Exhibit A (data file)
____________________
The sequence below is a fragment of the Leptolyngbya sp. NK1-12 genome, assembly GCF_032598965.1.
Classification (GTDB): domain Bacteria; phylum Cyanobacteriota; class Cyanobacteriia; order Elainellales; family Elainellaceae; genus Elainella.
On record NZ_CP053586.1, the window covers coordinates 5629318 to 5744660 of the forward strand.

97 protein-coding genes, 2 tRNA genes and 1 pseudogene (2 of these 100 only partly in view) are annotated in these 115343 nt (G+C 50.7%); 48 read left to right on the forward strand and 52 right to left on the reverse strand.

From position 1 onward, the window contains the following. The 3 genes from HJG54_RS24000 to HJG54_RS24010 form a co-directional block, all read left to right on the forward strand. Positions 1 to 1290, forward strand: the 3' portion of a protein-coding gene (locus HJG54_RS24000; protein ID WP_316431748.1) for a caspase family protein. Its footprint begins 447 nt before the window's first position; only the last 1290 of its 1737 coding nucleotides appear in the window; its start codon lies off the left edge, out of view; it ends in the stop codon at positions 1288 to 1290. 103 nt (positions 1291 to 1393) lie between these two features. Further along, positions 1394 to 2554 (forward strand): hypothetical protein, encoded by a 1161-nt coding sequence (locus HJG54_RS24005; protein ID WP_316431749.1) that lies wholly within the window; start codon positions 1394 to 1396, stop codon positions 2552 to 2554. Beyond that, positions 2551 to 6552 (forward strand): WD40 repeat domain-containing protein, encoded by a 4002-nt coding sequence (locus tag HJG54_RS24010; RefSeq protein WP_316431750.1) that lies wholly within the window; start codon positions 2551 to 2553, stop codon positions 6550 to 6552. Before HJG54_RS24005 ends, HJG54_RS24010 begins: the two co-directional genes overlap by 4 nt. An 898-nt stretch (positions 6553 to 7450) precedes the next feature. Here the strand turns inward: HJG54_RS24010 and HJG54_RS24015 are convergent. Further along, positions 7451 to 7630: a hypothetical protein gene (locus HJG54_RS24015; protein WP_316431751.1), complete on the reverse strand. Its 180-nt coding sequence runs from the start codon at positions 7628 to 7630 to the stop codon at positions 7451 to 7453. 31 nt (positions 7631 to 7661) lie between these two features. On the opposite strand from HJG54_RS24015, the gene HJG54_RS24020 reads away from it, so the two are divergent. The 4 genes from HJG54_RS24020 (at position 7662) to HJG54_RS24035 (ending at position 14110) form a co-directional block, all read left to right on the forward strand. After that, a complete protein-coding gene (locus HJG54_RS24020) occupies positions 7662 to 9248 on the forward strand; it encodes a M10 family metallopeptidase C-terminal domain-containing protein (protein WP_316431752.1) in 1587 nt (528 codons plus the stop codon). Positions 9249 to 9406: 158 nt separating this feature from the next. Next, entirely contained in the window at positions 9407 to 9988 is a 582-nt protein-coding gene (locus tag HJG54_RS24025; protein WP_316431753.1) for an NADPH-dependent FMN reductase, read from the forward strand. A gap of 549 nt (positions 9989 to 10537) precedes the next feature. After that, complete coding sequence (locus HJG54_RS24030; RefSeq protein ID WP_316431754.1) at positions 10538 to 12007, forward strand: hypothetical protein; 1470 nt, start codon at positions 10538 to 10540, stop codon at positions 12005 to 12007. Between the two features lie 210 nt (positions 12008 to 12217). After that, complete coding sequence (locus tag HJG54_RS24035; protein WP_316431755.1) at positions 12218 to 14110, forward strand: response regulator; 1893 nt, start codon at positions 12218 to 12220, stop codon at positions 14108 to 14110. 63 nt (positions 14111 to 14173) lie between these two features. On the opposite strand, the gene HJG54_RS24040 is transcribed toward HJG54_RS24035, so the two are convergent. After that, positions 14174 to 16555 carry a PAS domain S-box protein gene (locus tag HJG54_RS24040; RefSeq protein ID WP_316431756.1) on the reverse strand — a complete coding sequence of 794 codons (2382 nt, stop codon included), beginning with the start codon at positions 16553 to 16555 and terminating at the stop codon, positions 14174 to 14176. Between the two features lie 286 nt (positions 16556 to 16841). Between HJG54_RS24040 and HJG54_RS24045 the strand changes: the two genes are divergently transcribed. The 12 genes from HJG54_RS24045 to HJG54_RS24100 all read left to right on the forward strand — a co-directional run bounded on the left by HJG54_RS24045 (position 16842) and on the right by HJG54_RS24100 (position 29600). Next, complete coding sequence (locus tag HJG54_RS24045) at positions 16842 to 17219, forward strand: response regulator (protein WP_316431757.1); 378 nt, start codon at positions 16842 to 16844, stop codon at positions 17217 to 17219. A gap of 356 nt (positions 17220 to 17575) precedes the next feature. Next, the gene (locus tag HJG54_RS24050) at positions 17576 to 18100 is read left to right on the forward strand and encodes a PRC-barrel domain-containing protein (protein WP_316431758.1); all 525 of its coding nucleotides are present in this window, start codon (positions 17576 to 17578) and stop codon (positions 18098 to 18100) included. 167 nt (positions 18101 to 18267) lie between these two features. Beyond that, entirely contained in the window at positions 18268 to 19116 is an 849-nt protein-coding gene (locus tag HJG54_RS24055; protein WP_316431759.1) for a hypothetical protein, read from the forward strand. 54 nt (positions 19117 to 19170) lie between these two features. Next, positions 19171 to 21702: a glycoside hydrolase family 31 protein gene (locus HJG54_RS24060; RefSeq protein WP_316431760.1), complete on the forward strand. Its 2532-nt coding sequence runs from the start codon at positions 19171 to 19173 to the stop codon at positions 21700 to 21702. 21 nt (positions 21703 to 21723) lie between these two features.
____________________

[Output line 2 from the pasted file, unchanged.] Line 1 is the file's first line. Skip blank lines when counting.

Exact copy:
Classification (GTDB): domain Bacteria; phylum Cyanobacteriota; class Cyanobacteriia; order Elainellales; family Elainellaceae; genus Elainella.